Wednesday, May 30, 2007

The Right: Never Right, and Never Wrong

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You've heard of the "blue code of silence," right? Well, here is Glenn Greenwald on what I call the "red code of denial":

NBC News, yesterday:
An unclassified summary of outed CIA officer Valerie Plame's employment history at the spy agency, disclosed for the first time today in a court filing by Special Counsel Patrick Fitzgerald, indicates that Plame was "covert" when her name became public in July 2003. . . .

The employment history indicates that while she was assigned to [Directorate of Operations - Counterproliferation Division], Plame, "engaged in temporary duty travel overseas on official business." The report says, "she traveled at least seven times to more than ten times." When overseas Plame traveled undercover, "sometimes in true name and sometimes in alias -- but always using cover -- whether official or non-official (NOC) -- with no ostensible relationship to the CIA" . . . .

The unclassified summary of Plame's employment with the CIA at the time that syndicated columnist Robert Novak published her name on July 14, 2003 says, "Ms. Wilson was a covert CIA employee for who the CIA was taking affirmative measures to conceal her intelligence relationship to the United States."

The right-wing noise machine spent the last two years repeatedly, continuously and emphatically telling their followers the exact opposite[.]

And Glenn went back and found examples -- from Fox News, the National Review, the Washington Times, right-wing blogs like Instapundit, and lots more. Here are just two that Glenn dug up, the first written by Barbara Lerner at National Review, and the second by Glenn Reynolds at Instapundit [bolds are Glenn's]:

The charge was false, and the CIA knew it was false from the get-go. Valerie Plame was their employee; they knew she was not a classified agent because she was not covert and had not worked abroad for more than five years.

Since it seems as clear as anything in this affair that Valerie Plame was not a covert agent the day before Novak's column either, I think we can chalk this up to Joe Wilson's habitual disingenuousness. . .

Nobody ever said that she wasn't working for the CIA -- the question is whether she was a covert spy or a paperpusher, and the answer seems pretty clearly to be the latter.

Manufacturing reality:
Many people who listen to right-wing commentators such as these get their "news" about the world primarily, even exclusively, from these sources. And these sources, knowing that, routinely create their own self-affirming though wildly warped realities, in the process denying the most established facts or asserting propositions for which there is no factual basis (Fred Barnes: "The CIA made such a big deal out of Valerie Plame and her name being published. She wasn't even an covert agent or anything" -- Glenn Reynolds: "Since it seems as clear as anything in this affair that Valerie Plame was not a covert agent the day before Novak's column").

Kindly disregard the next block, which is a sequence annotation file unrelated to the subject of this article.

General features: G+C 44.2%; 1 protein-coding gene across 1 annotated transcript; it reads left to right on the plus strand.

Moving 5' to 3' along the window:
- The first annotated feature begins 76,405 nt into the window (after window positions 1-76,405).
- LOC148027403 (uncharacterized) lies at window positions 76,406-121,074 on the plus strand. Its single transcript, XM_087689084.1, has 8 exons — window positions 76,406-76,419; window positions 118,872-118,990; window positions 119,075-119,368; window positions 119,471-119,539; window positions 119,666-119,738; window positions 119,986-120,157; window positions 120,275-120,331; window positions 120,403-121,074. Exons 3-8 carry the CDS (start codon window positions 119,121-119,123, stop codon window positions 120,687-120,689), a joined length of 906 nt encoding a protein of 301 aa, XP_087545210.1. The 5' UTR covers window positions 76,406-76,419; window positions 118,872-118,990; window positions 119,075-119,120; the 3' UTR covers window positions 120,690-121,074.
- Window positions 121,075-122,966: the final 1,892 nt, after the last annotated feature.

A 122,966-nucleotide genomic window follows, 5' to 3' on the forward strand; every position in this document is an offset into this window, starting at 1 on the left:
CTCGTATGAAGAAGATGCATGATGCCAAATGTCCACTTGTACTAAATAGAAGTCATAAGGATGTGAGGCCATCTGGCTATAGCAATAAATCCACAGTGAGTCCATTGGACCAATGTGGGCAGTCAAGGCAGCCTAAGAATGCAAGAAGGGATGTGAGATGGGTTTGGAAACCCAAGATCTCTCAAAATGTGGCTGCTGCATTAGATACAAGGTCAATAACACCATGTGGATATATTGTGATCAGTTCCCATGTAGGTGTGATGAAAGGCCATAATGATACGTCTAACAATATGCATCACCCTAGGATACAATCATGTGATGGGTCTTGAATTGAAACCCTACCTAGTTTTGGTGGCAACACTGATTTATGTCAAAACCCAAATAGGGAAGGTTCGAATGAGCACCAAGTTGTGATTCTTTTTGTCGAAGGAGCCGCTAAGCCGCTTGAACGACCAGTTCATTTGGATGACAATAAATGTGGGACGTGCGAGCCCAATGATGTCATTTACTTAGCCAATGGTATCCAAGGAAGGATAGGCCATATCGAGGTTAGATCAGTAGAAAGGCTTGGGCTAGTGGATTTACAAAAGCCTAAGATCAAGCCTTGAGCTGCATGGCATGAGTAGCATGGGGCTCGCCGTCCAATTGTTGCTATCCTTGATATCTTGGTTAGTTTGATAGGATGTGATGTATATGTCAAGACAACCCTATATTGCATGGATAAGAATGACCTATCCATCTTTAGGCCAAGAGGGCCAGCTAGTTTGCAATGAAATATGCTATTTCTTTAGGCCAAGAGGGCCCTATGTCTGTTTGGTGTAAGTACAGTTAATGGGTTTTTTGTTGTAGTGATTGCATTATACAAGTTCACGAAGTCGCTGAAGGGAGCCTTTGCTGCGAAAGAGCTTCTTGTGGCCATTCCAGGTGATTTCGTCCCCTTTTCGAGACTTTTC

And there are countless identical statements about Plame that are not included here where the commentator confined their assertion to whether Plame was "covert" within the parameters of the Intelligence Identities Protection Act. Victoria Toensing, for instance, repeatedly made misleading statements insinuating that Plame was not covert -- even calling for Senate Democrats to investigate the CIA's criminal referral of the Plame disclosure -- but typically couched those claims as a statutory analysis, rather than a straight-forward claim about her employment status with the CIA.

But the above-listed right-wing pundits simply made clear, unequivocal statements about Plame's status with the CIA that were outright false. They had no basis at the time for making such statements. But, as they so often do, they made them anyway, because those statements helped to defend the Leader and bolster their political agenda. Most of all, they know that their readers will trust what they say even when those statements are demonstrably false.

That is the purpose they serve -- to say whatever needs to be said, whether true or false, to diffuse concern among their followers that the Leader has engaged in any real wrongdoing. That is why Tim at Balloon-Juice -- who last night said: "I could entertain myself for hours looking up the hair-singingly civil manner that countless conservative blogs attacked the idea that Valerie Plame was a covert agent. If one in twenty corrects their error you can color me shocked" -- can rest easy. No shock is forthcoming. These falsehoods are never acknowledged, let alone retracted, because they are a critical part of the role they play.

Cross-posted at Shakesville.

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